LITTLETON, Colo. (NASA PR — NASA’s Lucy mission successfully completed its Critical Design Review on Oct. 18.
During this review, Lucy team members presented the completed mission design, demonstrating that the team has met all the technical challenges of the mission and is ready to begin building hardware. After the review completion, NASA’s independent review board provided a green light for proceeding into the fabrication/manufacturing stage of the mission.
SpaceNews reports that SpaceX has dropped it protest of NASA’s decision to award a launch contract to United Launch Alliance (ULA) for its Lucy asteroid mission.
SpaceX did not disclose the reason it withdrew the protest, and a company spokesperson declined to comment when contacted by SpaceNews about the withdrawal. According to GAO’s website, SpaceX filed a separate protest over the same contract March 25, which was also withdrawn April 4. The company also declined to comment on the difference between the two protests.
When it filed the protest in February, SpaceX argued it could perform the same mission for a “dramatically lower” price than the $148.3 million value of the ULA contract. “We believe the decision to pay vastly more to Boeing and Lockheed for the same mission was therefore not in the best interest of the agency or the American taxpayers,” a company spokesperson said then. ULA is a joint venture of Boeing and Lockheed Martin.
ULA said that it was selected in part because it offered schedule assurance for the mission. Lucy must launch during a 20-day window in October 2021 in order to carry out its complex trajectory of flybys of six Trojan asteroids and one in the main asteroid belt. Should the launch miss that window, the mission cannot be flown as currently planned.
SpaceNewsreports that SpaceX has filed a protest over NASA’s decision to award an $148.3 million contract to rival United Launch Alliance for the launch of the Lucy asteroid mission.
“NASA has issued a stop work order on the agency’s Lucy mission after a protest of the contract award was filed with the Government Accountability Office,” agency spokesperson Tracy Young said Feb. 13. “NASA is always cognizant of its mission schedule, but we are not able to comment on pending litigation.”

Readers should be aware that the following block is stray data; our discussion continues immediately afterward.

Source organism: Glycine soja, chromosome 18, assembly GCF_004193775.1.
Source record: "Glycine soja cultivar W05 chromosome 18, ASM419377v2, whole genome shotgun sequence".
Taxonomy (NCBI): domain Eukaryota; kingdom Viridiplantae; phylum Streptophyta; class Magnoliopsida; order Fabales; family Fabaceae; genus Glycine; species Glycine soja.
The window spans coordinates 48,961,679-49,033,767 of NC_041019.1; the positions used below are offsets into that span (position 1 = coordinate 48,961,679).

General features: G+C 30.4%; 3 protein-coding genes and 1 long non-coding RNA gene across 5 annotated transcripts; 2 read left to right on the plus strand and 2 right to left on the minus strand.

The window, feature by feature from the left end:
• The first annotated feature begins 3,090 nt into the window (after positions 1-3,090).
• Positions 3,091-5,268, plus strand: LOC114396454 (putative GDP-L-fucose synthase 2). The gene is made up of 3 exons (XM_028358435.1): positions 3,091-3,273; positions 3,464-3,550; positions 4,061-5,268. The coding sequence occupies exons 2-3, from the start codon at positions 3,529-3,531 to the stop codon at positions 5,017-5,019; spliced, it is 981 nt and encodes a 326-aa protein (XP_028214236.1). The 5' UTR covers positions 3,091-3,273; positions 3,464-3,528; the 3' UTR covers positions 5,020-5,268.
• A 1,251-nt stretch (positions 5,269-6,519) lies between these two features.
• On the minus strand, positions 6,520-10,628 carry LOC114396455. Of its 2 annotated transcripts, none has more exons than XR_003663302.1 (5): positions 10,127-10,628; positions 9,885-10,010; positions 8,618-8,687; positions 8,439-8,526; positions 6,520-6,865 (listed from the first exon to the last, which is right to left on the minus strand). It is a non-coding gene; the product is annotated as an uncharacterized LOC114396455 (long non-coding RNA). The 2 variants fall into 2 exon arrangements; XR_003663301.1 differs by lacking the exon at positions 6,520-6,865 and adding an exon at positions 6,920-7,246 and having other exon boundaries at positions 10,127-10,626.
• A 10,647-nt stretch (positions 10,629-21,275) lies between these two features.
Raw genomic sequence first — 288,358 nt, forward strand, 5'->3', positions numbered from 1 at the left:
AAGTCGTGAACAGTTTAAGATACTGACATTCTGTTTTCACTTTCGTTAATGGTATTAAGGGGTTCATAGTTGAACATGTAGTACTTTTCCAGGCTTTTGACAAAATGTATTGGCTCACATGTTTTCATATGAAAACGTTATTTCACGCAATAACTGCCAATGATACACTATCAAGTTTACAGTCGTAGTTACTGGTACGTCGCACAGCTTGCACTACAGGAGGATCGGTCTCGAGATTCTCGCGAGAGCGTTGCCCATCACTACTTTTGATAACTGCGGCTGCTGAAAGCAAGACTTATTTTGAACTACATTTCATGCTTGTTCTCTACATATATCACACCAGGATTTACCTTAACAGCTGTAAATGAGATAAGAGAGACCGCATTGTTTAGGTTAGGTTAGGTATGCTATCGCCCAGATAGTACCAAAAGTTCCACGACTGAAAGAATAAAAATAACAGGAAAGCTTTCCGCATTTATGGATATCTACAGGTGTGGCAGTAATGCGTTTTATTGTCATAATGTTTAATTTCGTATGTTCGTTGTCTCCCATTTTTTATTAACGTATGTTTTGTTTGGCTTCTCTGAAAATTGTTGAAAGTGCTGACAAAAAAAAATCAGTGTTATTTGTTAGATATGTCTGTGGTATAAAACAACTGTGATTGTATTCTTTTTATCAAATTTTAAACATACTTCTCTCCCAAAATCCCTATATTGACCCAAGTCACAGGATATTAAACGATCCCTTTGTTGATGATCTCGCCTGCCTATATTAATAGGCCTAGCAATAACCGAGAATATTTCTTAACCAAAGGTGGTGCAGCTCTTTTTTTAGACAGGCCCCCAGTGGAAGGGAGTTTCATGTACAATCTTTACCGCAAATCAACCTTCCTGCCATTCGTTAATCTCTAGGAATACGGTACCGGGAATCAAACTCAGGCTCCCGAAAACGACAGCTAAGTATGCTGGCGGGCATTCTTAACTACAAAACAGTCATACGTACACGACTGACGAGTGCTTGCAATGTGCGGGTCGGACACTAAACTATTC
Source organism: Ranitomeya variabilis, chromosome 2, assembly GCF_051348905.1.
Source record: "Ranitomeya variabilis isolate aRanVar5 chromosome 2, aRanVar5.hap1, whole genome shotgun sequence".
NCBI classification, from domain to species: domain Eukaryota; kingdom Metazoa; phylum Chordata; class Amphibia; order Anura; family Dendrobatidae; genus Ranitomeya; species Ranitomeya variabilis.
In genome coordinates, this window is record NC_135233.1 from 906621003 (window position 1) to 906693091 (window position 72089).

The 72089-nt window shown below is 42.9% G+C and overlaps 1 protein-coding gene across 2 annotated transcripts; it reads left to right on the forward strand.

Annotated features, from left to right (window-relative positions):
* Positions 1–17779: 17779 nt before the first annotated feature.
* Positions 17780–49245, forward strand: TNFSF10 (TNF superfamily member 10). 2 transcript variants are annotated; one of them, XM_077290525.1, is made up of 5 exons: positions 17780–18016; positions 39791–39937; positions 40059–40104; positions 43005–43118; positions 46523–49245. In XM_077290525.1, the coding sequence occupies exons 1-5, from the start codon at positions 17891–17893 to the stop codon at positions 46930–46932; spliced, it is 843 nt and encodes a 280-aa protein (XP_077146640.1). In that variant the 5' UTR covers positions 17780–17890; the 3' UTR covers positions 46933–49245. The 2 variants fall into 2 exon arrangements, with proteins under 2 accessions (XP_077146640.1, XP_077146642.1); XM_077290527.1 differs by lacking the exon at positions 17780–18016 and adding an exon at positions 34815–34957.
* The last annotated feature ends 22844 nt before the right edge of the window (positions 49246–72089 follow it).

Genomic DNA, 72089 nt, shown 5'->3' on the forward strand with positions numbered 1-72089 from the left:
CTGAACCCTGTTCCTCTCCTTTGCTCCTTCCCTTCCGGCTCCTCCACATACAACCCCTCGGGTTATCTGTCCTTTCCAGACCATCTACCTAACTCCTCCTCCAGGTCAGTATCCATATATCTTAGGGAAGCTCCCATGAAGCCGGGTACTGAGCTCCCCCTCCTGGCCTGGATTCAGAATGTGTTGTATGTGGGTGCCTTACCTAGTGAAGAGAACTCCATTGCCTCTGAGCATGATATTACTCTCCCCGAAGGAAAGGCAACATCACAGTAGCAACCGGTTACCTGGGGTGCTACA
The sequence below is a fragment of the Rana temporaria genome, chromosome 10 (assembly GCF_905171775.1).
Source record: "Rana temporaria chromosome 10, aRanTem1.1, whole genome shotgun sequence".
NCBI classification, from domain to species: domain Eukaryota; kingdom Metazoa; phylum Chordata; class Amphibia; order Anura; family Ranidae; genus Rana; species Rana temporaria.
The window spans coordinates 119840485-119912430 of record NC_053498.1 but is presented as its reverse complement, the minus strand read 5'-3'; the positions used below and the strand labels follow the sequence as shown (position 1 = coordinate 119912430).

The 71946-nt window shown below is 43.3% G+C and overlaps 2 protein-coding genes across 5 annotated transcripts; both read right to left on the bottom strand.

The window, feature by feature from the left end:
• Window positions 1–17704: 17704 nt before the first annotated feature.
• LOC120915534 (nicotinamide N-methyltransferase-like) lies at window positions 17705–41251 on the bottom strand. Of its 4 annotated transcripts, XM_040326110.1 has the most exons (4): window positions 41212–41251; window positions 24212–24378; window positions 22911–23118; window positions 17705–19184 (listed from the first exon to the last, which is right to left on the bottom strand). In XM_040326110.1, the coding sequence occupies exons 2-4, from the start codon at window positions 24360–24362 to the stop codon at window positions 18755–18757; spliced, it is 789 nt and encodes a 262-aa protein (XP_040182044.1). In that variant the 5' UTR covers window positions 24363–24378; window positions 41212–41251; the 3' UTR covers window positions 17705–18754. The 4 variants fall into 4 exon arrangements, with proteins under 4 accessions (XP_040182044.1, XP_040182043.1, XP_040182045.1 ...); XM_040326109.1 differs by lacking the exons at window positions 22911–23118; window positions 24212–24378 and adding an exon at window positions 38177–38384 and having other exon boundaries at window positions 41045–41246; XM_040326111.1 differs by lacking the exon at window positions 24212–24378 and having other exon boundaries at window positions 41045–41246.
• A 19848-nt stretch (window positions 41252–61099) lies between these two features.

SpaceX confirmed that the company was protesting the contract. “Since SpaceX has started launching missions for NASA, this is the first time the company has challenged one of the agency’s award decisions,” a company spokesperson said in a statement to SpaceNews.
“SpaceX offered a solution with extraordinarily high confidence of mission success at a price dramatically lower than the award amount, so we believe the decision to pay vastly more to Boeing and Lockheed for the same mission was therefore not in the best interest of the agency or the American taxpayers,” the spokesperson added. ULA is a joint venture of Boeing and Lockheed Martin….
A key factor in the decision to award the contract to ULA was schedule certainty. Lucy has a complex mission profile with a series of flybys in order to visit several asteroid either leading or following Jupiter in its orbit around the sun. That results in a launch window that is open for only about 20 days in October 2021. Should the launch miss that window, the mission cannot be flown as currently planned.
The Government Accountability Office has until May 22 to render a decision.
Centennial, Colo., Jan. 31, 2019 ULA PR) – NASA’s Launch Services Program announced today that it selected United Launch Alliance’s (ULA’s) proven Atlas V vehicle to launch the Lucy mission, which is the first mission to Jupiter’s swarm of Trojan asteroids. This award resulted from a competitive Launch Service Task Order evaluation under the NASA Launch Services II contract.
By Tamsyn Brann NASA’s Goddard Space Flight Center
A little over 4 billion years ago, the planets in our solar system coexisted with vast numbers of small rocky or icy objects orbiting the Sun. These were the last remnants of the planetesimals – the primitive building blocks that formed the planets. Most of these leftover objects were then lost, as shifts in the orbits of the giant planets scattered them to the distant outer reaches of the solar system or beyond. But some were captured in two less-distant regions, near points where the gravitational influence of Jupiter and the Sun balance, and have remained trapped there, mostly untouched, for billions of years.